Fiesta Espíritual in Huancaray (October)

This is our ride.  Martin Leon loans it to us and other ministries to get out into the country.
This is the kitchen, where they are preparing breakfast when we arrive.

At breakfast.

Everone loved this little guy with his carrot!

Mike was teaching about the Holy Spirit.  There is a huge amount of confusion  up here because of  people who call themselves apostles going around telling people they haven't got the Holy Spirit unless they give it to them.  

Cayo Cardenas translating in Quechua

Cayo and his wife Maritza leading singing.
Singing with the traditional harp.


On the way back home.

Strike Losing Favor: Pray for an End

Last week everyone here was optimistic about the strike.  (Including us.) Today a radio call-in show on Agricultor (Farmer) Radio was asking people if they were in favor of the strike and the response was an overwhelming "NO."  There are three big reasons:
1.  Violence erupted Thursday afternoon and left close to 40 people injured in confrontation between protesters and police.

2. The original organizers (marching in photo above)have declared that they are satisfied with  government actions  and have quit the strike unless the government does not keep promises to ban mining in the district because of a serious water pollution problem that has been killing birds, fish, and crops.  However, more extremist groups that have infiltrated the protest have decided to continue the strike indefinitely.Photo:
3. With these guys and their sticks and whips keeping businesses closed and  shutting down  transportation,  food is starting to run out.Photo:

Our plan is still to leave Monday for Lima, if it is at all possible.  However, God will have to move in a mighty way for this to happen.  Please pray for a peaceful resolution to the situation.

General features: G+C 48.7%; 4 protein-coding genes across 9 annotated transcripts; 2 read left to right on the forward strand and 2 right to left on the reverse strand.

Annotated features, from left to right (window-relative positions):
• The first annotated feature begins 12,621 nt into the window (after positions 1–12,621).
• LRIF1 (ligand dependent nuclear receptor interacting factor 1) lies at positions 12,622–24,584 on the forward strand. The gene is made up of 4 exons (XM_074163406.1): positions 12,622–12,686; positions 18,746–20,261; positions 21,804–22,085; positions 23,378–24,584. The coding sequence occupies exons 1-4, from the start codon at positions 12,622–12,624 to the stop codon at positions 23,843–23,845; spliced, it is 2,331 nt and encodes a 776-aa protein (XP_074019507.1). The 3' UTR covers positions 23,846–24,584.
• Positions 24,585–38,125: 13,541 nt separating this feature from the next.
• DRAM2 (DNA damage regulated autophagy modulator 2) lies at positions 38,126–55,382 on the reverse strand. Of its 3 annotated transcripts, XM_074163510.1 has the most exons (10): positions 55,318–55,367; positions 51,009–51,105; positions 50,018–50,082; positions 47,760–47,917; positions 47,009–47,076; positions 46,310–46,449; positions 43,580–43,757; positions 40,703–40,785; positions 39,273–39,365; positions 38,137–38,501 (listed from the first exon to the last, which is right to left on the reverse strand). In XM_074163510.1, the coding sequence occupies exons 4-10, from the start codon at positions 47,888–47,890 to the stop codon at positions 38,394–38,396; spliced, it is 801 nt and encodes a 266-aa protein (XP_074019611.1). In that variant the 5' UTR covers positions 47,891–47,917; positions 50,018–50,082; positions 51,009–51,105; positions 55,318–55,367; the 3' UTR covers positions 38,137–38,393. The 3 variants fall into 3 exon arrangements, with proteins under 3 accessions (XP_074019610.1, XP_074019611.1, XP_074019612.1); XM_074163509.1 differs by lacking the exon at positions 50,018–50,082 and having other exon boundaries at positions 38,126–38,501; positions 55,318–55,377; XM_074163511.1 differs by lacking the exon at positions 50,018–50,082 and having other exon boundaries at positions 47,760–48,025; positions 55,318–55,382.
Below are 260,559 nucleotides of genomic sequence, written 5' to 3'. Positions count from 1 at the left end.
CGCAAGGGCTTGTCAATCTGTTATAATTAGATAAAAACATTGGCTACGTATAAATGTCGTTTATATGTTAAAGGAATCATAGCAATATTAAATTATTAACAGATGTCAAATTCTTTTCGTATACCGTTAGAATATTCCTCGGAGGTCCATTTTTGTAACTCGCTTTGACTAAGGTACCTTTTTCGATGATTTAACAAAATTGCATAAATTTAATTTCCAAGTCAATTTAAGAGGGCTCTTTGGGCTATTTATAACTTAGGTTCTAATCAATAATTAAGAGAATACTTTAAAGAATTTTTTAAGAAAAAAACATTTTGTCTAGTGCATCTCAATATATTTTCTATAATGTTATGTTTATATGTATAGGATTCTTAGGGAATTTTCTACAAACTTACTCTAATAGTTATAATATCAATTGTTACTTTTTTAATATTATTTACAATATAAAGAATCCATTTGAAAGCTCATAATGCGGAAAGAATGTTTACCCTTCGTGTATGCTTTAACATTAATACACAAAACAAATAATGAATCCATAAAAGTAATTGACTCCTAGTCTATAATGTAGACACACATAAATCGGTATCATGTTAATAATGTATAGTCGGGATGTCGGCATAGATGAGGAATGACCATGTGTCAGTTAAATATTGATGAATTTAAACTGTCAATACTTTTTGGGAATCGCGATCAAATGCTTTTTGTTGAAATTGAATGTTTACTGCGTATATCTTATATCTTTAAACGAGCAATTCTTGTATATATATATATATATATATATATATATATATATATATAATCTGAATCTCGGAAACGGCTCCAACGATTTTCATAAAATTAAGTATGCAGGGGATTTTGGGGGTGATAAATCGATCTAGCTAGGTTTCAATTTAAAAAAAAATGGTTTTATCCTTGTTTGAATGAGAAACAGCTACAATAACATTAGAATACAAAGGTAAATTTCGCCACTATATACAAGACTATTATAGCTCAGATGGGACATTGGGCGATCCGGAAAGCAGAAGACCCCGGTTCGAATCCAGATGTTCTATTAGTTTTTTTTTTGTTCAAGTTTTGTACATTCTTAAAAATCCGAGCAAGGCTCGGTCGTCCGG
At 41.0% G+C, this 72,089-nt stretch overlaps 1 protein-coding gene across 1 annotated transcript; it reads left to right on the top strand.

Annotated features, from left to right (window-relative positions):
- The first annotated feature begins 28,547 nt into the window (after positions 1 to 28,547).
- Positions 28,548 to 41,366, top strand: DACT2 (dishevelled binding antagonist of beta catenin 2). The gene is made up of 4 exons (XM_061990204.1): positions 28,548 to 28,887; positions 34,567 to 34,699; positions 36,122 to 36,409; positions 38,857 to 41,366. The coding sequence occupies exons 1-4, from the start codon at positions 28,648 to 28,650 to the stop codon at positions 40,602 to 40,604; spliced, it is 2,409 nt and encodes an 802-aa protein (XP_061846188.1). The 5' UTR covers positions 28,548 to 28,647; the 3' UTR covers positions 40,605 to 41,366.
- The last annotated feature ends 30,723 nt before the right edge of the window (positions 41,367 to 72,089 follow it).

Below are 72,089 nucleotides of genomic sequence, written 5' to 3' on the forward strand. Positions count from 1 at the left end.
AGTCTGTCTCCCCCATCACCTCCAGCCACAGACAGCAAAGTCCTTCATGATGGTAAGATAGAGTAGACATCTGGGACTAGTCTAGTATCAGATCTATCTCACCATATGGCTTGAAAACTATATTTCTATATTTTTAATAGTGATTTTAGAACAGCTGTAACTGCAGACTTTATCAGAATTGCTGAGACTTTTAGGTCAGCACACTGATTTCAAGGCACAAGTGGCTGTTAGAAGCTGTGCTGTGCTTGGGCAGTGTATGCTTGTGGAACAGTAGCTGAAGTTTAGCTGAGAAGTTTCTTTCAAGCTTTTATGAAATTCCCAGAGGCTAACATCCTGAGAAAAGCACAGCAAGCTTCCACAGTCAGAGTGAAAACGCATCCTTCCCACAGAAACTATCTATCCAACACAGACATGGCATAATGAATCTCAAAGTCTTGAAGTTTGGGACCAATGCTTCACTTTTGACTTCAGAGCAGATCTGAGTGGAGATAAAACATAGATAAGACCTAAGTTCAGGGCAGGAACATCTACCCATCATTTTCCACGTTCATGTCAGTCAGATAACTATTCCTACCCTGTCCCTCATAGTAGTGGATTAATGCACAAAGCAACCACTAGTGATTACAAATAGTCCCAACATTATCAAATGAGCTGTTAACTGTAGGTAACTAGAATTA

Strike (again)

Okay, we have about a week before we leave Andahuaylas for our visit to the US, family, and US churches.  And everything is complicated by a general strike.  We can only do business or travel to Andahuaylas in the morning before 9 am or after 4 or 5 pm.
Image: xedos4 /
And we are in agreement with this strike.  The strike is to protest the large amounts of money that have been funneled into the hospital and road paving projects with no result.  The road between Ayacucho and Andahuaylas is close to completion.  The road between Abancay and Andahuaylas----nothing.  The new hospital has vanished into thin air, and the director of the current hospital has changed possession like a basketball.  Who knows who it is?  AND there is a report of the privatization of the water system, coupled with constant cuts in water.  So we want to support the strike, because there are not a lot of other ways to call the government's attention to problems.
We have gone through strikes before, and it was traumatic.  And although this strike is reasonable and nonviolent, I have to say that it is much easier for us because we have learned a lot about how you live through them:

  1. Don´t try to go anywhere during strike hours unless absolutely necessary.
  2. Get up early and do your shopping before the strike starts, and go out in the evening to add to your supplies.
  3. Listen to information from everyone.  Taxi drivers are really well-informed and are a great source of information during non-strike (treaty) hours.
  4. Listen to local radio and ask all your neighbors what is going on. 
All the same , we hope it is over soon, so we can get on with preparations for our trip.

Marriage retreat

We had a great time teaching at a marriage retreat this week in Andahuaylas.  Eighteen couples from the Andahuaylas IEP church attended.  The highlight was (unfortunately) when I decked Jorge (a large policeman who goes to our church and is  a student at the seminary) during the volleyball game.  I was going for the ball and he hadn't called it.  I still can't believe I actually knocked him down.
A lot of better things happened.  Several couples seemed to really connect and give their marriages to God.  Everyone had a good time as well, even Jorge.